We just concluded the summer session of our Beginner and Advanced Design for 3D Printing courses, a pair of interactive online workshops which teach 3D printing design skills to participants through a highly engaging combination of weekly keynote speaker sessions, collaborative small group work, and one-on-one mentorship with individualized feedback. The back-to-back courses culminate in a design challenge for which contestants are invited to build 3D printed solutions to everyday problems.
This summer, we received diverse entries that offered solutions to both home and office problems. Here’s a peek into the creative designs, judged by respected 3D designer and educator, and course mentor, Poppy Lyttle:
Responding to a desire to improve the customizability of a self-inking stamp, our runner-up, Ntenga Richard, designed an ambitious reverse-engineered stamp mechanism. After deftly taking the mechanism apart, he skillfully measured each component and mimicked the schematics in Fusion 360, a program he’d been using for only a week or two in the course. He even designed the helix of the spring, displaying his skillfulness with the program. Overall, Ntenga’s design was an insightful response to the challenge, and we appreciated the meticulousness of his approach. Well done, Ntenga!
Winner Katherine Krohn’s design idea stood out, however, for its wide-reaching appeal and its practical and thorough approach. Katherine noticed that when faced with the task of screwing a lightbulb into a ceiling fixture with a lampshade, the lampshade posed an accessibility problem in need of a creative solution.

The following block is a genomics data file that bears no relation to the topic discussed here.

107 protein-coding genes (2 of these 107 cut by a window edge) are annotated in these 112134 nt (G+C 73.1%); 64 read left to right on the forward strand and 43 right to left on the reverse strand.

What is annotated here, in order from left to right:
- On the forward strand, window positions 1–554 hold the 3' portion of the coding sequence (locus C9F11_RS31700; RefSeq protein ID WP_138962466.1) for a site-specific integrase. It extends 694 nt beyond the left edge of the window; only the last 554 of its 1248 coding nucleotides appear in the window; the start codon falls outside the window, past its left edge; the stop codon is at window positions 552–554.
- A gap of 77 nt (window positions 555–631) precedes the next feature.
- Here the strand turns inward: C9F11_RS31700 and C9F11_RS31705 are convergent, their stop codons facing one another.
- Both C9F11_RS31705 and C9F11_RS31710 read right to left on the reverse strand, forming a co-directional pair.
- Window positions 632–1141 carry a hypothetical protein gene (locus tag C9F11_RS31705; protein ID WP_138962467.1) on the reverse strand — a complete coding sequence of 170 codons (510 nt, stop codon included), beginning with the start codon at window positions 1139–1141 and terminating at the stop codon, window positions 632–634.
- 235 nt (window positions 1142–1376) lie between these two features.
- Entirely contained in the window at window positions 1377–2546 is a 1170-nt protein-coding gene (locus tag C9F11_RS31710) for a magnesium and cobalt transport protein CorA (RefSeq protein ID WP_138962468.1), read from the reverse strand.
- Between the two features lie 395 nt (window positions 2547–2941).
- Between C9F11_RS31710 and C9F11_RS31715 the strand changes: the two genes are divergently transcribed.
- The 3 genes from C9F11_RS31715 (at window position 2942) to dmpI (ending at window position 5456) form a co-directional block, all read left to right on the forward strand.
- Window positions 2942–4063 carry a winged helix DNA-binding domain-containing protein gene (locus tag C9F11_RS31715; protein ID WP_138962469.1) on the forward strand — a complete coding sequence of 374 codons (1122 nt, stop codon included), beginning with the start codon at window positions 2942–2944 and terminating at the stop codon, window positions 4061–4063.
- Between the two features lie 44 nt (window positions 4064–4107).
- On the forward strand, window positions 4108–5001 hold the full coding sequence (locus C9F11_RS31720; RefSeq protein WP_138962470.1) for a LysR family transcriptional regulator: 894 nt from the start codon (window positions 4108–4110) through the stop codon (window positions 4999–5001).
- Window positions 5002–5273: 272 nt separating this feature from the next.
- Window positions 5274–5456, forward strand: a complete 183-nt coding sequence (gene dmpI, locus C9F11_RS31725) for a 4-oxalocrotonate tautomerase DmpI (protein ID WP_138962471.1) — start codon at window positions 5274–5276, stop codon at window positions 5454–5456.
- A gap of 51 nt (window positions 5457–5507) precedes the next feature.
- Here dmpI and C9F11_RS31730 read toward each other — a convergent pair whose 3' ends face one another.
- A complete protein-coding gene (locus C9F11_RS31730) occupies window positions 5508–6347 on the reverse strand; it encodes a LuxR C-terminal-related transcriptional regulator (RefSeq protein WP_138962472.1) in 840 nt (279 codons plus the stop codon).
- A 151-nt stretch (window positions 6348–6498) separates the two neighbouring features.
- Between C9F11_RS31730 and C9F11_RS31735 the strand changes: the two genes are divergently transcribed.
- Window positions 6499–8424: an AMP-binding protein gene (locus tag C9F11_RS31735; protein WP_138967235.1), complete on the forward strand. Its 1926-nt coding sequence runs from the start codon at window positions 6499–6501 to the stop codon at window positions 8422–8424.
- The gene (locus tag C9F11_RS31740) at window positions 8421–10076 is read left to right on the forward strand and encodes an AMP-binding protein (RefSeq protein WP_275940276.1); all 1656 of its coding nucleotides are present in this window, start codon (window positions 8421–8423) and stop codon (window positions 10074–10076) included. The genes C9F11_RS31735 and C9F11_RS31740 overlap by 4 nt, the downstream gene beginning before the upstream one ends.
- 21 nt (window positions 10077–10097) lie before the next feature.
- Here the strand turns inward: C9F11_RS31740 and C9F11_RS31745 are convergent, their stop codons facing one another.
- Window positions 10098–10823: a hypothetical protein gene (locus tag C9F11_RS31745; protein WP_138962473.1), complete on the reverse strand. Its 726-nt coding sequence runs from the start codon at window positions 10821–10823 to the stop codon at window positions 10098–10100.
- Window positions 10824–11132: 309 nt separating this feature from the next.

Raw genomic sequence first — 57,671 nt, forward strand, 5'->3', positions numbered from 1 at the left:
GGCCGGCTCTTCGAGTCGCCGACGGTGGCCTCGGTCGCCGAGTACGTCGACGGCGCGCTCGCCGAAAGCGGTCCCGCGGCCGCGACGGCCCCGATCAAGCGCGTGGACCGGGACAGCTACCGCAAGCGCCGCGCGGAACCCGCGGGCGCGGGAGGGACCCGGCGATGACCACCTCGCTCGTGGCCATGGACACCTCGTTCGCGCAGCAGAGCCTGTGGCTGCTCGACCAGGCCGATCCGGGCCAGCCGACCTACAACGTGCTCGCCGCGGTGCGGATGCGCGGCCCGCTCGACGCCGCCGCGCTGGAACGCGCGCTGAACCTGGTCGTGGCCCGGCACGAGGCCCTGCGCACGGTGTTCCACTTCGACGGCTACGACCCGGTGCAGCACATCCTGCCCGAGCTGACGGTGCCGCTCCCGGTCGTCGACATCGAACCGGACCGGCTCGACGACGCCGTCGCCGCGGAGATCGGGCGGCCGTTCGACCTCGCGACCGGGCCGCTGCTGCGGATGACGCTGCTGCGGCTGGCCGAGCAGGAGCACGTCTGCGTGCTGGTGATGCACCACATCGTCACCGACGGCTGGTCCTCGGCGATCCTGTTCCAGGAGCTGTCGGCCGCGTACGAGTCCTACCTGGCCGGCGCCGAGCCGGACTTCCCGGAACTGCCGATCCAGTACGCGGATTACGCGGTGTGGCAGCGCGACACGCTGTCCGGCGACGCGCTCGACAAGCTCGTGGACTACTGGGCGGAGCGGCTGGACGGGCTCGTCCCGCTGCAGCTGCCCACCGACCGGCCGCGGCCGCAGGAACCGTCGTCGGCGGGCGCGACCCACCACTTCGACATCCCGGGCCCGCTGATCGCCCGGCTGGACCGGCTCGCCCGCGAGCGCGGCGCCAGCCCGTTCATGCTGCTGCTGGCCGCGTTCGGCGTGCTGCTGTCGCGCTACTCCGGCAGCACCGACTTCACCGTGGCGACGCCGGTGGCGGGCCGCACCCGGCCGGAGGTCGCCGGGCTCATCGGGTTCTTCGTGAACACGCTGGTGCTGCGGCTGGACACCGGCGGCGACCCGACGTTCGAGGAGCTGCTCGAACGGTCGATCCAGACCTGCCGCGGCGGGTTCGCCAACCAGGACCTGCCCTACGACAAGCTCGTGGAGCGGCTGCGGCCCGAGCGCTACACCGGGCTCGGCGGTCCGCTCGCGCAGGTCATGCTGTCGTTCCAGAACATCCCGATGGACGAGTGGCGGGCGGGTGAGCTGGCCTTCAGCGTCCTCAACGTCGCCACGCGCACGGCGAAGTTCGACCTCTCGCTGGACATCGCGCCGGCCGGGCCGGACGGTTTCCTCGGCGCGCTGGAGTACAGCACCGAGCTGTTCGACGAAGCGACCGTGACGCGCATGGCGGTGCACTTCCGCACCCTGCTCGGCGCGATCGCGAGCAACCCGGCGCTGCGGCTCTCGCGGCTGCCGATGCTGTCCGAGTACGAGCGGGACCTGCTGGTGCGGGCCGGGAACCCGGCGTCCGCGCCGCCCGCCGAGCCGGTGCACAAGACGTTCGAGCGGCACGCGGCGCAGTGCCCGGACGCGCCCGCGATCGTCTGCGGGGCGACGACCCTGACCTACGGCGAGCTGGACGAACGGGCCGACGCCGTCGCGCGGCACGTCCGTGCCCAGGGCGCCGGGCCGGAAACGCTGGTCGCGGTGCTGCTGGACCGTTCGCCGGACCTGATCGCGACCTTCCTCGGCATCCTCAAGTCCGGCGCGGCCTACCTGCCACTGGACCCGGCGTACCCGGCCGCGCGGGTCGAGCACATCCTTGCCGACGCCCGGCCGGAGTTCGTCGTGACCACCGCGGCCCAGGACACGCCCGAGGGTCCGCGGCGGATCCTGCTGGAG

Katherine responded to the problem by designing a 3D printed lampshade that can slip over a light bulb and with a little help, twist it into the socket. Her design process took into account numerous user needs, namely safety and ease of use, and featured clever details such as a weighted, magnetic rim around the hatch of the lampshade to make it compatible with a pole bulb-changer and universal compatibility in size.
Using OpenScad she also made this shape parametrically, which means that the shape can be altered relatively easily. This is great for making iterations of this design until it works perfectly. Her comprehensive, creative thinking won us over! Congratulations, Katherine, for winning the Design Contest!
We’d like to thank to our Design Contest Challenge judge, Poppy Lyttle, artist, industrial designer, 3D print expert, and former Education Specialist at MakerBot.
Join us for more 3DPrint.com online courses. This fall, join us for 3D Printing for Prototyping and Production.
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